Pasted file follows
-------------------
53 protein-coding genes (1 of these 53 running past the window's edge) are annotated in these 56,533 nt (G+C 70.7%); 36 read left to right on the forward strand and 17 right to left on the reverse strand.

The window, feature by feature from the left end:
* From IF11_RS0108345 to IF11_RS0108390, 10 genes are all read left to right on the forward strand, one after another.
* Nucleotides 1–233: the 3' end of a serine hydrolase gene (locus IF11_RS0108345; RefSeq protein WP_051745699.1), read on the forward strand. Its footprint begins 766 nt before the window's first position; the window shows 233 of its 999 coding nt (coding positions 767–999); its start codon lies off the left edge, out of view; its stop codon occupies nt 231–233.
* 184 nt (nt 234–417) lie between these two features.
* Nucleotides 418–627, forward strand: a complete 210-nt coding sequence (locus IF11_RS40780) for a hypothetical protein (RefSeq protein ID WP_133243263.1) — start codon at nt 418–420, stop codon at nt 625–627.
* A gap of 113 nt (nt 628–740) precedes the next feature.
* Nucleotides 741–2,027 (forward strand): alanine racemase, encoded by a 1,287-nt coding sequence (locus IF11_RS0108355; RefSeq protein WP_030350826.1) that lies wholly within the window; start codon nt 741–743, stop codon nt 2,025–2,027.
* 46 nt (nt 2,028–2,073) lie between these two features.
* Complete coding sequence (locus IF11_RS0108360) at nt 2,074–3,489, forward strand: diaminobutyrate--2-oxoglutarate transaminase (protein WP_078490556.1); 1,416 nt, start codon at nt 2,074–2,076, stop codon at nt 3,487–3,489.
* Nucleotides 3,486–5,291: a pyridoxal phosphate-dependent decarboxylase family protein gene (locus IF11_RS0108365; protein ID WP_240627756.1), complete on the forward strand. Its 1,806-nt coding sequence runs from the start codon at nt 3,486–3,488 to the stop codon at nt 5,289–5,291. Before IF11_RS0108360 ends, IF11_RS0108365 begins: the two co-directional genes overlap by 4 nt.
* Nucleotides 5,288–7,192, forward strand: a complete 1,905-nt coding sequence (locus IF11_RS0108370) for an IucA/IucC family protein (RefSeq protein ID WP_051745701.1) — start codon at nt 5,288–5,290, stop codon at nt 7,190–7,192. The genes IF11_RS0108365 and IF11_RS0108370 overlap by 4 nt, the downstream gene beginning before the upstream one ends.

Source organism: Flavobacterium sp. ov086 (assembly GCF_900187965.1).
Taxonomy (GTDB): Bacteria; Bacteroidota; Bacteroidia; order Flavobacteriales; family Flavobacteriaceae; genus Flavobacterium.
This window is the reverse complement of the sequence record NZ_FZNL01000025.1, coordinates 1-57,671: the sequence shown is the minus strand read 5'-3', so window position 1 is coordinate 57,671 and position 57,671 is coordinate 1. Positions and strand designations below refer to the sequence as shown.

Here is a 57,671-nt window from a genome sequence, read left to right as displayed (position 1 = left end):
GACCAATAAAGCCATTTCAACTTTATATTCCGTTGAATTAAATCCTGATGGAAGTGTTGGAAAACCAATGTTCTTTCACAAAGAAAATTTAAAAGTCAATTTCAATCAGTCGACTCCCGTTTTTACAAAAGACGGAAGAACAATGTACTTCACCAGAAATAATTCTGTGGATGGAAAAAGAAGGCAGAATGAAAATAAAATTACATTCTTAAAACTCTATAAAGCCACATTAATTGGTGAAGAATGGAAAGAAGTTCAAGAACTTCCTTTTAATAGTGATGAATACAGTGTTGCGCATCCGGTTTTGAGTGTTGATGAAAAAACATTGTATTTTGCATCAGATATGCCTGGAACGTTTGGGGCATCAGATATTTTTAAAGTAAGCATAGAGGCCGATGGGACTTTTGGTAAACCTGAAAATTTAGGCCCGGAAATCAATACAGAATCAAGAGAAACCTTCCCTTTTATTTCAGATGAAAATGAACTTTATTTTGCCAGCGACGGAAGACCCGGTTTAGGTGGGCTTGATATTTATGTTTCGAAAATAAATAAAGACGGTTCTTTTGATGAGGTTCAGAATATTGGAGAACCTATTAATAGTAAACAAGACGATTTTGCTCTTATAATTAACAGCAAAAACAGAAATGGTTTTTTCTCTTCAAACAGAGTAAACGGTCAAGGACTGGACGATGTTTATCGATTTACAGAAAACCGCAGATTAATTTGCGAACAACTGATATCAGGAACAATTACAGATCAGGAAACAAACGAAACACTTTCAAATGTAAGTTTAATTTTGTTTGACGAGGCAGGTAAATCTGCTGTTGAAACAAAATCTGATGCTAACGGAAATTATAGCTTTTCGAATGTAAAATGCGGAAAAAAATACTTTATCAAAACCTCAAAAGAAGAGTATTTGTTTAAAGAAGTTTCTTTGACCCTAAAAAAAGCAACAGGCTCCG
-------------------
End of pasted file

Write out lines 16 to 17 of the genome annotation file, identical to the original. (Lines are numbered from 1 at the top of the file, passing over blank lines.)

Here is a 57,671-nt window from a genome sequence, read left to right as displayed (position 1 = left end):
GACCAATAAAGCCATTTCAACTTTATATTCCGTTGAATTAAATCCTGATGGAAGTGTTGGAAAACCAATGTTCTTTCACAAAGAAAATTTAAAAGTCAATTTCAATCAGTCGACTCCCGTTTTTACAAAAGACGGAAGAACAATGTACTTCACCAGAAATAATTCTGTGGATGGAAAAAGAAGGCAGAATGAAAATAAAATTACATTCTTAAAACTCTATAAAGCCACATTAATTGGTGAAGAATGGAAAGAAGTTCAAGAACTTCCTTTTAATAGTGATGAATACAGTGTTGCGCATCCGGTTTTGAGTGTTGATGAAAAAACATTGTATTTTGCATCAGATATGCCTGGAACGTTTGGGGCATCAGATATTTTTAAAGTAAGCATAGAGGCCGATGGGACTTTTGGTAAACCTGAAAATTTAGGCCCGGAAATCAATACAGAATCAAGAGAAACCTTCCCTTTTATTTCAGATGAAAATGAACTTTATTTTGCCAGCGACGGAAGACCCGGTTTAGGTGGGCTTGATATTTATGTTTCGAAAATAAATAAAGACGGTTCTTTTGATGAGGTTCAGAATATTGGAGAACCTATTAATAGTAAACAAGACGATTTTGCTCTTATAATTAACAGCAAAAACAGAAATGGTTTTTTCTCTTCAAACAGAGTAAACGGTCAAGGACTGGACGATGTTTATCGATTTACAGAAAACCGCAGATTAATTTGCGAACAACTGATATCAGGAACAATTACAGATCAGGAAACAAACGAAACACTTTCAAATGTAAGTTTAATTTTGTTTGACGAGGCAGGTAAATCTGCTGTTGAAACAAAATCTGATGCTAACGGAAATTATAGCTTTTCGAATGTAAAATGCGGAAAAAAATACTTTATCAAAACCTCAAAAGAAGAGTATTTGTTTAAAGAAGTTTCTTTGACCCTAAAAAAAGCAACAGGCTCCG